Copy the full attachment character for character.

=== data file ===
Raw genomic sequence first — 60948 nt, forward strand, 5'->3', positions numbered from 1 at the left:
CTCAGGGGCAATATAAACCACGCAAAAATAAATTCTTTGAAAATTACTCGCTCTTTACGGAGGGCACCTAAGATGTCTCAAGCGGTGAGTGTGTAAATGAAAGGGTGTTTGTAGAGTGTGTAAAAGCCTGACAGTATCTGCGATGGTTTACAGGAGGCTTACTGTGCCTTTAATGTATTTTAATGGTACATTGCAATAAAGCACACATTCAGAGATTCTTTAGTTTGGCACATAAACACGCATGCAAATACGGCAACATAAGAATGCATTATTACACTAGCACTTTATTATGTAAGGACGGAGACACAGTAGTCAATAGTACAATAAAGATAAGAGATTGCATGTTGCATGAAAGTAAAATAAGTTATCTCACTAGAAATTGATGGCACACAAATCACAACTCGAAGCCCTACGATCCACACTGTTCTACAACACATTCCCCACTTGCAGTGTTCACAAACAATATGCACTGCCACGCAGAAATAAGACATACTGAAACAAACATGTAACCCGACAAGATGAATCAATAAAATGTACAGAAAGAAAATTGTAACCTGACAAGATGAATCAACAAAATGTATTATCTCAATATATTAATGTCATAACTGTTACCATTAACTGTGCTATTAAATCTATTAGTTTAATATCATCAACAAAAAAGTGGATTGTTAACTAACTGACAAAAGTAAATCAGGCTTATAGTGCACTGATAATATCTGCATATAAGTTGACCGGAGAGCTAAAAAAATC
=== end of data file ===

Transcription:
Raw genomic sequence first — 60948 nt, forward strand, 5'->3', positions numbered from 1 at the left:
CTCAGGGGCAATATAAACCACGCAAAAATAAATTCTTTGAAAATTACTCGCTCTTTACGGAGGGCACCTAAGATGTCTCAAGCGGTGAGTGTGTAAATGAAAGGGTGTTTGTAGAGTGTGTAAAAGCCTGACAGTATCTGCGATGGTTTACAGGAGGCTTACTGTGCCTTTAATGTATTTTAATGGTACATTGCAATAAAGCACACATTCAGAGATTCTTTAGTTTGGCACATAAACACGCATGCAAATACGGCAACATAAGAATGCATTATTACACTAGCACTTTATTATGTAAGGACGGAGACACAGTAGTCAATAGTACAATAAAGATAAGAGATTGCATGTTGCATGAAAGTAAAATAAGTTATCTCACTAGAAATTGATGGCACACAAATCACAACTCGAAGCCCTACGATCCACACTGTTCTACAACACATTCCCCACTTGCAGTGTTCACAAACAATATGCACTGCCACGCAGAAATAAGACATACTGAAACAAACATGTAACCCGACAAGATGAATCAATAAAATGTACAGAAAGAAAATTGTAACCTGACAAGATGAATCAACAAAATGTATTATCTCAATATATTAATGTCATAACTGTTACCATTAACTGTGCTATTAAATCTATTAGTTTAATATCATCAACAAAAAAGTGGATTGTTAACTAACTGACAAAAGTAAATCAGGCTTATAGTGCACTGATAATATCTGCATATAAGTTGACCGGAGAGCTAAAAAAATC